Very true, Shari. But I think is goes the other way too – many time Jewish People are so busy attacking the idea of the “Jewish Problem” (the idea is after all very much alive…) that they too use it as an excuse to deal with the true Problem – self hatred and internalized antisemitism which in turn means they don’t address the matter of Israel from an objective perspective.

    If Israel is to be what G-d meant her to be, then Israel has to get her head out of the sand and step up to the plate and clean up her act.

    But I am sure this is only going to be used against me, misconstrued and misquoted as “SB has finally come to his senses” when in reality I have always felt this way. *lol*

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  3. Gadgie said

    As the non-Jewish author of the first quote can I just say that I am very conscious of the Israel/Palestinian conflict and I actually worked as a volunteer English tutor in a Palestinian University some 25 years ago now. However, what appalled me is that some time ago in British left circles a pro-Palestinian stance that is also supportive of Israel (based on mutual recognition and the right of both peoples to self-determination and statehood) has slowly morphed into anti-Zionism and is now slipping into anti-Semitism, especially with the ghastly alliance of the far left and Islamism in the anti-war movement.

    For me this was such an example, and I find it deeply disturbing.

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  4. Thank you Gadgie!

    “a pro-Palestinian stance that is also supportive of Israel (based on mutual recognition and the right of both peoples to self-determination and statehood) has slowly morphed into anti-Zionism and is now slipping into anti-Semitism,”[…]”For me this was such an example, and I find it deeply disturbing.”

    It is not just a phenomenon in Britain, but elsewhere as well. The Swedish Left has morphed too. It is deeply disturbing, because it turns much of the discussion into polarizing rhetoric, rather than constructive discourse aimed at finding peaceful solutions.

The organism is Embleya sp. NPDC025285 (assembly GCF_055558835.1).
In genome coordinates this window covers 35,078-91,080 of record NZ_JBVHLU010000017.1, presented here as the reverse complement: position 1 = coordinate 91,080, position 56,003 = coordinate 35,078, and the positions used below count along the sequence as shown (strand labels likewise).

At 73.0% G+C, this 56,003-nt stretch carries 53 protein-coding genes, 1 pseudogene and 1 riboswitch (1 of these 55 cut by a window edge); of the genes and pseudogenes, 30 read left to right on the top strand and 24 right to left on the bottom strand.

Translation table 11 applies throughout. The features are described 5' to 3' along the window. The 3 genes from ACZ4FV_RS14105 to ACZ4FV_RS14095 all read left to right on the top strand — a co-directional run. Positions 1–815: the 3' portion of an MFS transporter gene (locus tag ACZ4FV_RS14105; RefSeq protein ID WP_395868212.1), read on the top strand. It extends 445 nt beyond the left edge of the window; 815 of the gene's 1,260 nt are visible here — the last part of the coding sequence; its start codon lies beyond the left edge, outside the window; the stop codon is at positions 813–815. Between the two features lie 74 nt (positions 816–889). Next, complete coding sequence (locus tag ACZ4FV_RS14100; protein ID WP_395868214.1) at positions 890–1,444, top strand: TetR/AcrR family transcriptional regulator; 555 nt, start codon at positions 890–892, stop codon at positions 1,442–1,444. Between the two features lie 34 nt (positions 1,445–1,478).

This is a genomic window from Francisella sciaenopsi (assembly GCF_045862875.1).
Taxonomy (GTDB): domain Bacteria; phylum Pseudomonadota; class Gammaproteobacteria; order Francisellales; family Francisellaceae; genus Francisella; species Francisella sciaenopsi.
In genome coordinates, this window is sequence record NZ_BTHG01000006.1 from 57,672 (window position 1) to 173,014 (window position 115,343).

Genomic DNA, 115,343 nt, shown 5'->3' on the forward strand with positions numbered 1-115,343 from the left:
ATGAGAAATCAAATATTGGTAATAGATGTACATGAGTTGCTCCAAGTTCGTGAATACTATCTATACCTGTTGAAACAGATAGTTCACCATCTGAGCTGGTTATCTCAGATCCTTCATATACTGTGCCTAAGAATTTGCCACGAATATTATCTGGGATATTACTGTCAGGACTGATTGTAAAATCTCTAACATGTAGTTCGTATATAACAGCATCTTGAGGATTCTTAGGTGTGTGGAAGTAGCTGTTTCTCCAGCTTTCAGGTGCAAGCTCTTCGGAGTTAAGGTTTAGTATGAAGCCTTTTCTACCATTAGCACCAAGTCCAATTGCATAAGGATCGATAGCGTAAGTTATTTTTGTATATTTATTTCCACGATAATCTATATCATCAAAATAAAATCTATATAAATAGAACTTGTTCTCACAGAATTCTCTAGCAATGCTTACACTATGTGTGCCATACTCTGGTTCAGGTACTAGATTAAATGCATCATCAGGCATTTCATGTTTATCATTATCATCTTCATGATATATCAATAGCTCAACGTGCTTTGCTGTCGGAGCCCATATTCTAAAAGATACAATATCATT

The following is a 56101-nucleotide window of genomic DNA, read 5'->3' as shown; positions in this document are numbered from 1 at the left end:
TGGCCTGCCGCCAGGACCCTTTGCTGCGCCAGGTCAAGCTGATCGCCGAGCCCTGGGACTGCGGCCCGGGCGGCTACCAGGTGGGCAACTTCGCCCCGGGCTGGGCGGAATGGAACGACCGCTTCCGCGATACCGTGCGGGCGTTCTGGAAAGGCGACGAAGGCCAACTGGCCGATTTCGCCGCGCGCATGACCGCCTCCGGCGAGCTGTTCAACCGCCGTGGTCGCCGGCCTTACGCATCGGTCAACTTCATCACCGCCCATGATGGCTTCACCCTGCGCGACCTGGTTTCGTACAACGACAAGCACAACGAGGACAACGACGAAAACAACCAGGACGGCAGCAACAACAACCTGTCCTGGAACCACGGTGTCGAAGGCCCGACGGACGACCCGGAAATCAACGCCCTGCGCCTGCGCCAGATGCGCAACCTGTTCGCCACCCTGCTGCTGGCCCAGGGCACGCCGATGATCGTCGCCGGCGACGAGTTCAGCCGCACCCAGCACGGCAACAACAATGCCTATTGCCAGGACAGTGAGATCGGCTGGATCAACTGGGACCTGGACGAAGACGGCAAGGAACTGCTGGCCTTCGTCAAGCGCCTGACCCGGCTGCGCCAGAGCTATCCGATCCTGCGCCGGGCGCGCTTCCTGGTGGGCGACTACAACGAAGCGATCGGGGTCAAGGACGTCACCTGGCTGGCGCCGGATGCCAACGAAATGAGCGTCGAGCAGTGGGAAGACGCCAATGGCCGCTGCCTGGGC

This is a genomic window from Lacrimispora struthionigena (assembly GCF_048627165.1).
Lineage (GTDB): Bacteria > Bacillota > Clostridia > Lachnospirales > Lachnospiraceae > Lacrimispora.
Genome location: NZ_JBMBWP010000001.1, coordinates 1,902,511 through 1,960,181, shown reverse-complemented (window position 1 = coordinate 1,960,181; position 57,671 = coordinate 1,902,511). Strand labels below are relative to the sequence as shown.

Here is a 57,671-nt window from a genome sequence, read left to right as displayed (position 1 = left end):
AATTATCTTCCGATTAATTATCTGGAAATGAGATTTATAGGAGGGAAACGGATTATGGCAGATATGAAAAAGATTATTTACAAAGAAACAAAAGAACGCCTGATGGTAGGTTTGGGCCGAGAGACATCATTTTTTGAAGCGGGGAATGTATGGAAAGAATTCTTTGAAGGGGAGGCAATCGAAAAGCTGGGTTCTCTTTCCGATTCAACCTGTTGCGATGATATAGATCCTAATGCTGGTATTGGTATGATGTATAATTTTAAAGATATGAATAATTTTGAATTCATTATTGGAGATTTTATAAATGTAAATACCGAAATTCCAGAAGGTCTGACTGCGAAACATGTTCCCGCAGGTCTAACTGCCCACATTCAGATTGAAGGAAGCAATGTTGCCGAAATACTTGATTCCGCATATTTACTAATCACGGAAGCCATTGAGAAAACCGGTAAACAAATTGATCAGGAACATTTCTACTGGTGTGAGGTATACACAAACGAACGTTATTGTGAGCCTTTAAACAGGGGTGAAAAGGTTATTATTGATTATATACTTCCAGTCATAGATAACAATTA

So much time is spent on defining and defending positions as being out-side the anti– that there is not much energy left to elaborate on the original issue. This is especially painful for Jewish Lefties like myself, who wish to bring my distinctly Jewish heritage of Social Justice into the issue of Israel-Palestine.

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  5. Ian said

    Mentioning the Jewish problem, which serves up alarm bells ringing, is relevant to Jewish anti-semitism and self-hate more than it is a trial balloon floated by English pseudo-intellectuals and historical revisionists.
    What is essential to understand is that Israel changed the Jew from a victim to a unified entity equal on the international stage to any other nation.
    The Mumbai massacre is very revealing about the overall problem of the left and liberalism, so the Jewish problem can be put into better perspective. Liberals have an inability to criticize Islamic acts of barbarism in the name of their religion, perpetrated against the innocent and with no apparent cause or reason. In the liberal positivistic world, it doesn’t compute. Their hate for all religion, organized religion, causes them to blame the massacre on Hindu extremists. They can’t single out one religion for criticism because they see all religion as bad. This is the mental illness of the left and liberals. It isn’t so cut and dry as the Jewish problem. It should be called the liberal problem.